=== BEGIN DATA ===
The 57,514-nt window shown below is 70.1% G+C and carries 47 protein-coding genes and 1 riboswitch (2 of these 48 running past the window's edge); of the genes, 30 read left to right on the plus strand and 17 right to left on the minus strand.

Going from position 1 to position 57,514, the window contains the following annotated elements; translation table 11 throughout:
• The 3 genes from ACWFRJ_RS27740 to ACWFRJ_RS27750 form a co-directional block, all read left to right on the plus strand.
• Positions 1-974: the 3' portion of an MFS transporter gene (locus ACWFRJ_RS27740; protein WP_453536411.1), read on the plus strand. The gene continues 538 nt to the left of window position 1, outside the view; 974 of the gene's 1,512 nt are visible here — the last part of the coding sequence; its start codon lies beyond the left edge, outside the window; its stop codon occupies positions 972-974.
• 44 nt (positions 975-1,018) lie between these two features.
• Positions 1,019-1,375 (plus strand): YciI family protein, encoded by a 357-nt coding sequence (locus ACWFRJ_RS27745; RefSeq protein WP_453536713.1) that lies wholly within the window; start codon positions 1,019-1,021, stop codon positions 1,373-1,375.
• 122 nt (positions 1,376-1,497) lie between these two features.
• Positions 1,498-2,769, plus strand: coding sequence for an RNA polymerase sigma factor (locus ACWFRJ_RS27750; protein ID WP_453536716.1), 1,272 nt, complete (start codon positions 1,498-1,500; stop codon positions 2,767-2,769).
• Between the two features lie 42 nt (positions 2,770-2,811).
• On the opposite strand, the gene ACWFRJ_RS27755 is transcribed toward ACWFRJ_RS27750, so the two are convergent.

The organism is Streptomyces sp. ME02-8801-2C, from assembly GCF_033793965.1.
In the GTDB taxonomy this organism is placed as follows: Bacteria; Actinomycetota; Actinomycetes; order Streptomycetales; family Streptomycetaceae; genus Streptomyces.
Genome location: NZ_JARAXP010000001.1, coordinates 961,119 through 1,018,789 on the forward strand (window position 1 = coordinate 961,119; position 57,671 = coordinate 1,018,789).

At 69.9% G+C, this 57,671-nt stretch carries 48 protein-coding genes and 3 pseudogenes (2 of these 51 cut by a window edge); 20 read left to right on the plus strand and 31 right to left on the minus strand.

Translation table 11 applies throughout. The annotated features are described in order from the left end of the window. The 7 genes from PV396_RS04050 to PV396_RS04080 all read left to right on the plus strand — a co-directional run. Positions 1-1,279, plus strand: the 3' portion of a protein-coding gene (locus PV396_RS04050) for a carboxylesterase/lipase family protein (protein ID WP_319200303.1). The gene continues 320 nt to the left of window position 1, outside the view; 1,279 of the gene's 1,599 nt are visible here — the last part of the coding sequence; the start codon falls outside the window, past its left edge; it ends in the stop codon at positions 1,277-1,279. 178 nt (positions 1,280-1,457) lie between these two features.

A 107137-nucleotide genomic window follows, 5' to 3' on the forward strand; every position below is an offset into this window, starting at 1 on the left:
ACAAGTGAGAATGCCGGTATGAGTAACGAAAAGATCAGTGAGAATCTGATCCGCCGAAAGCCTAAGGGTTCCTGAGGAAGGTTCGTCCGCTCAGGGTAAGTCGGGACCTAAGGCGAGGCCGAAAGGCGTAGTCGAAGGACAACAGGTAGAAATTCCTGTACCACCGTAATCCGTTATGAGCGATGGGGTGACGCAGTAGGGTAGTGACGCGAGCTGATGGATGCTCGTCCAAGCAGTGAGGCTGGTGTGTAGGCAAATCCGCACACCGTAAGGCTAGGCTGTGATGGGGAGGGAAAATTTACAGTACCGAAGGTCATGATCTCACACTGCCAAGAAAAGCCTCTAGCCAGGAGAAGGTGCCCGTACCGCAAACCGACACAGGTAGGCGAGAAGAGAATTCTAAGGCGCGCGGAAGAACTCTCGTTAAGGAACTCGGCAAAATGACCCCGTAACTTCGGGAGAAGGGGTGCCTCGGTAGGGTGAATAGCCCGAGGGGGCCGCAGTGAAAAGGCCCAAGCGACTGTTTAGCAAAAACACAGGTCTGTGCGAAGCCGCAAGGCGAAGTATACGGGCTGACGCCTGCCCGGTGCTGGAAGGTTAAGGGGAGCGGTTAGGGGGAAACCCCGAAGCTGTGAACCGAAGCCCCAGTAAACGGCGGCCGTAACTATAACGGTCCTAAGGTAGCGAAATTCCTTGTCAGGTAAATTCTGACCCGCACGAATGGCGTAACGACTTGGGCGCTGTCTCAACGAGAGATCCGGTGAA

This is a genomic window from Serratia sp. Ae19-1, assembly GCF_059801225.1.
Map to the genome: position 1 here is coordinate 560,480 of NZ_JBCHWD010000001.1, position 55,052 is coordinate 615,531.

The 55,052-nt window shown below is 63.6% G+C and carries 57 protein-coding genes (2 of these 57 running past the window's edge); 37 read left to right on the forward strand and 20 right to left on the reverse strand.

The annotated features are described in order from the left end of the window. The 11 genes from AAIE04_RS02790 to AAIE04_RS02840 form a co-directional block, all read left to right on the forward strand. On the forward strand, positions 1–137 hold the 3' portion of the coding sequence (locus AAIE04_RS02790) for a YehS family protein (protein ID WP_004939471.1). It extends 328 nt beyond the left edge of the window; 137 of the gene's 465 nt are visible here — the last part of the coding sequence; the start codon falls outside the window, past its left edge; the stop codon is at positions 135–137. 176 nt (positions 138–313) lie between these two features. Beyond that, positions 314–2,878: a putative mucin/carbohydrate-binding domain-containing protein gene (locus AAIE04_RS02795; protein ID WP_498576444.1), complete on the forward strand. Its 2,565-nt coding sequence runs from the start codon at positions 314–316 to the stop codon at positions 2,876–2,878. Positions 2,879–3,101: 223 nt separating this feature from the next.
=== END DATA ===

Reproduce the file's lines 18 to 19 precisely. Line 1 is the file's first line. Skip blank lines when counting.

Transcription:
This is a genomic window from Serratia sp. Ae19-1, assembly GCF_059801225.1.
Map to the genome: position 1 here is coordinate 560,480 of NZ_JBCHWD010000001.1, position 55,052 is coordinate 615,531.